GDANSK, Poland -- The Euro 2012 group stage ended on Tuesday, and with 24 of 31 games in the books, it's a good time to offer my team of the tournament so far. I'm going with a 3-4-3 formation, which I usually find optimal for all-tournament teams, but I have sought to fill the right positions on the field (i.e., having a right back, a center back and a left back instead of three center backs.) Let's break it down:
"Saint Iker" has been special against Italy and Croatia, never more so than when he stoned Ivan Rakitic's point-blank header in the second half to prevent a goal that would have put Spain on the outside looking in in Group C.
I like fullbacks who can get forward but still defend, and Gebre Selassie has been a revelation in this tournament, outshining bigger names and providing the assist on the decisive goal in the Czechs' win over Greece. You'll see him move from the Czech league to a higher-profile destination soon.
Despite being in the Group of Death, the Germans were the only team to take nine points from the group stage, and a big reason was the defensive work of Hummels (and partner Holger Badstuber, for that matter). Hummels takes care of business in the central defense, but he's also dangerous on set pieces in the box.
Philipp Lahm has been very good for Germany, but Coentrão has been his equal, and the Portuguese man had the best single game by a left back in the 3-2 win over Denmark (dominating winger Dennis Rommedahl).
The co-host Poles are out, but it wasn't the fault of their captain, who was especially dangerous in Poland's first two games, and scored perhaps the tournament's best goal in a 1-1 tie with Russia.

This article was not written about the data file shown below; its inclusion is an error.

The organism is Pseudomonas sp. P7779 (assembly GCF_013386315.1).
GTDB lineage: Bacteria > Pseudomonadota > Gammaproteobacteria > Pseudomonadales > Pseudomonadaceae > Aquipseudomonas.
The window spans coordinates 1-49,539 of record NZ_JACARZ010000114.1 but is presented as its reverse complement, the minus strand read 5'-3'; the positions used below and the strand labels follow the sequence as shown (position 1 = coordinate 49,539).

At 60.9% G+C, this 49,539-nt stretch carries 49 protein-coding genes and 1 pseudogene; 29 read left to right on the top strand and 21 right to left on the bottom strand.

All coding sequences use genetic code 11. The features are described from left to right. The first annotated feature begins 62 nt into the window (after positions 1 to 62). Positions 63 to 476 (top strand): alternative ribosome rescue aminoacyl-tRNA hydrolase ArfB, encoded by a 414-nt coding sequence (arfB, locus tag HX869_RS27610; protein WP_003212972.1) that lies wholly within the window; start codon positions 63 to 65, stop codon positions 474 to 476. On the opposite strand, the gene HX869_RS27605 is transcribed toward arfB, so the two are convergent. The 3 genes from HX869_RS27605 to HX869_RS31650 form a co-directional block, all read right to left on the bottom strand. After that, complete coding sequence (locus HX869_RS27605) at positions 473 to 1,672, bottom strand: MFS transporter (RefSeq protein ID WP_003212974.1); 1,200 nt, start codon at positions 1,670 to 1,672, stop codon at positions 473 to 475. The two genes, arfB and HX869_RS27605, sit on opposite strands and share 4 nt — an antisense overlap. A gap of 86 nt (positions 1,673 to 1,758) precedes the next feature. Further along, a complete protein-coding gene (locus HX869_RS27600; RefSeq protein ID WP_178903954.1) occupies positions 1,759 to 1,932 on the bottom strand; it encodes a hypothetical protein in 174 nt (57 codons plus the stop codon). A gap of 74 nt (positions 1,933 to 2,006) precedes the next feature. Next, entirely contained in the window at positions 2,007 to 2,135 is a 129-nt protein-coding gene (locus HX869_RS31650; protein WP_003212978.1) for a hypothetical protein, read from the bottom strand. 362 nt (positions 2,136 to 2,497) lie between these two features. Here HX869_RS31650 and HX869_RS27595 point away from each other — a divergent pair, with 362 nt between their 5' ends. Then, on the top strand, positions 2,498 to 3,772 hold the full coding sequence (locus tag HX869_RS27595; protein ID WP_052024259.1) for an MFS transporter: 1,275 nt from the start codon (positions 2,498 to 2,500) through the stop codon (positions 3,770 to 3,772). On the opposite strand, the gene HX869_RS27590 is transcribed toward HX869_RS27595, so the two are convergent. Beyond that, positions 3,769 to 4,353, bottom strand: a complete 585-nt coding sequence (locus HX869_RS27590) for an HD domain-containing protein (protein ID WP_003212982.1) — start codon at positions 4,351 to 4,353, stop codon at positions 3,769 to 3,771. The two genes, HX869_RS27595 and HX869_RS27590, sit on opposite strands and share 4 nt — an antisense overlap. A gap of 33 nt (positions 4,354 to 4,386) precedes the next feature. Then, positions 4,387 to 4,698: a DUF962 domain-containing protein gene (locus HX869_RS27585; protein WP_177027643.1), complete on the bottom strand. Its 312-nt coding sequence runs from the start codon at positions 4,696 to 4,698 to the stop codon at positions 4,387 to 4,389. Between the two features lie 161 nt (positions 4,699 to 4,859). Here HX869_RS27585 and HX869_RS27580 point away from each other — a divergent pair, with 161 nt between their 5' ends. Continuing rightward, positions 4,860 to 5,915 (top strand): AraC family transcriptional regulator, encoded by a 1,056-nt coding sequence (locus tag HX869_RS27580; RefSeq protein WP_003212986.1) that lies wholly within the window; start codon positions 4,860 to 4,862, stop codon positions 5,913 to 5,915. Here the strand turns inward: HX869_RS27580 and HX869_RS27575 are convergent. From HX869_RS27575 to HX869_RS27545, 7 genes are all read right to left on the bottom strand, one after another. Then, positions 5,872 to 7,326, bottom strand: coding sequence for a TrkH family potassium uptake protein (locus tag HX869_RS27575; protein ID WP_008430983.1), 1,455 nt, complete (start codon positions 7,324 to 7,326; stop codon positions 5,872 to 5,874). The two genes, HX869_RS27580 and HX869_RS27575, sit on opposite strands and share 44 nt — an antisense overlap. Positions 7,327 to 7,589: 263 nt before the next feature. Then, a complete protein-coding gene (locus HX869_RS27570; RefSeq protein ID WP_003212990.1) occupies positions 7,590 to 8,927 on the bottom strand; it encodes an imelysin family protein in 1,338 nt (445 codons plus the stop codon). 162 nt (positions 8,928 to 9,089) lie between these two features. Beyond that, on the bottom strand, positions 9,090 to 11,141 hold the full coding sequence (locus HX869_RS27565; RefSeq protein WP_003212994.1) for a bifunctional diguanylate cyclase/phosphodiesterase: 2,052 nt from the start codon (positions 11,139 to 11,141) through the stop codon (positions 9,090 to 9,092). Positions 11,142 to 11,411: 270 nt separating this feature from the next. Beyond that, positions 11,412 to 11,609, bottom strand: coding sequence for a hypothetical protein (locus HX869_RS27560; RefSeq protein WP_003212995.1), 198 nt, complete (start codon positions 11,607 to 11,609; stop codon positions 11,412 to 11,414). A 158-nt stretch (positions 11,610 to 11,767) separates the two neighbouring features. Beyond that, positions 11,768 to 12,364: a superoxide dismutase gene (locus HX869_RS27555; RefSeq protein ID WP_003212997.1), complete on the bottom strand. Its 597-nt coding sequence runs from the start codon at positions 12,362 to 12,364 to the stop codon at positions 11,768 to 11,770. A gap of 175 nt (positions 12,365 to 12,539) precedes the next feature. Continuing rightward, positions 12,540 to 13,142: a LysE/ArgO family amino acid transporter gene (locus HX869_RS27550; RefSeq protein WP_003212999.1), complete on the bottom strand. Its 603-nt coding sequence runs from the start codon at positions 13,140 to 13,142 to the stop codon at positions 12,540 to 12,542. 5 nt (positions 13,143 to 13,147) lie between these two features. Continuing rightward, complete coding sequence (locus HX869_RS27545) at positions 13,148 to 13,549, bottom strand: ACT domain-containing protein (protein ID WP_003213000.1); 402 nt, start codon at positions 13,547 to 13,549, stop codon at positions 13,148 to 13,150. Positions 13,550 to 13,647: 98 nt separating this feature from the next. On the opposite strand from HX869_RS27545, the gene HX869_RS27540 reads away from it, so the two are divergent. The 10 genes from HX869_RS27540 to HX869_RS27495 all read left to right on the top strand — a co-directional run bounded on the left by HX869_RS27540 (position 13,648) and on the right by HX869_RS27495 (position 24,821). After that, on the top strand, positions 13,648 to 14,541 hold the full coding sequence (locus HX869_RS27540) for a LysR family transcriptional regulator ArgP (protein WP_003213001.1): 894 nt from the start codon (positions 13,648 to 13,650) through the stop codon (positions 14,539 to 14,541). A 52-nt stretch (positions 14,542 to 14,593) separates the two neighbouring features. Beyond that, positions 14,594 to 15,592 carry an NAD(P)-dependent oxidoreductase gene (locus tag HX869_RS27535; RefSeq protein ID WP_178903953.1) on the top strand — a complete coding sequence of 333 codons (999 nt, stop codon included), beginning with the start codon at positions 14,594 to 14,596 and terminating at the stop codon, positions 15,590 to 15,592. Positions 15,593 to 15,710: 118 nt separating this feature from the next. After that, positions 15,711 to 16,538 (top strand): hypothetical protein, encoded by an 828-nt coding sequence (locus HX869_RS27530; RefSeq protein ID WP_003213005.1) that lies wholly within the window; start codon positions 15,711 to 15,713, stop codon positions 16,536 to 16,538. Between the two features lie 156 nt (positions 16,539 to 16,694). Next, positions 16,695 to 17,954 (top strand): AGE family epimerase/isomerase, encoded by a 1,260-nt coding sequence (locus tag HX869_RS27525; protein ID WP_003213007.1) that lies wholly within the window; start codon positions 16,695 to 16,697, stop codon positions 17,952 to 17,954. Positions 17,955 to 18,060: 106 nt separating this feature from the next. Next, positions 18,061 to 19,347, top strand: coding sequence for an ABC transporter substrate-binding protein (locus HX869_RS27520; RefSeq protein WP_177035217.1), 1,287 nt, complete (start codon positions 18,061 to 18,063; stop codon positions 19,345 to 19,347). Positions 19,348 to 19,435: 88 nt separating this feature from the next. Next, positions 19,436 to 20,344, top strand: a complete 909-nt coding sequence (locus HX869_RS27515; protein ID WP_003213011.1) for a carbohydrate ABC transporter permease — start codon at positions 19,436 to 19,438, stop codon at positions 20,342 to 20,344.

Croatia ended up being in the real 'Group of Death', going out as Spain and Italy advanced in Group C. But the Croats were better than a few teams that did advance, including the Czechs and Greece (and maybe Portugal, too). Modric was the best player on the field in the Spain game, and he made an impact in the other group games as well.
I'm putting De Rossi in the central midfield, even though he has played expertly in the three-man back line Italy has used. Italy coach Cesare Prandelli has asked a lot of De Rossi in this tournament, and so far he has delivered, barely beating out Germany's Bastian Schweinsteiger for this spot.
Iniesta has played as much centrally as on the left, but he has been Spain's best field player, involving himself in almost all of the defending champ's goals so far. Iniesta's understanding of movement and passing is a joy to watch, even more so in person.
It may seem crazy to include three players whose teams have been eliminated, but Dzagoev earned this spot with a tournament co-leading three goals in a breakout performance for the 22-year-old. Another player who seems likely to make a move (from CSKA Moscow), Dzagoev has speed, guile and a killer finish.
After failing to score at Euro 2008 and World Cup 2010, Gómez aced out Miroslav Klose for the starting role here and has been terrific so far, both in the quality and quantity (three) of his goals.
I know Silva is more of a midfielder, but he has played as a false nine in this tournament, and his Euro-co-leading three assists are enough to squeak him in ahead of Croatia's Mario Mandzukic and France's Karim Benzema.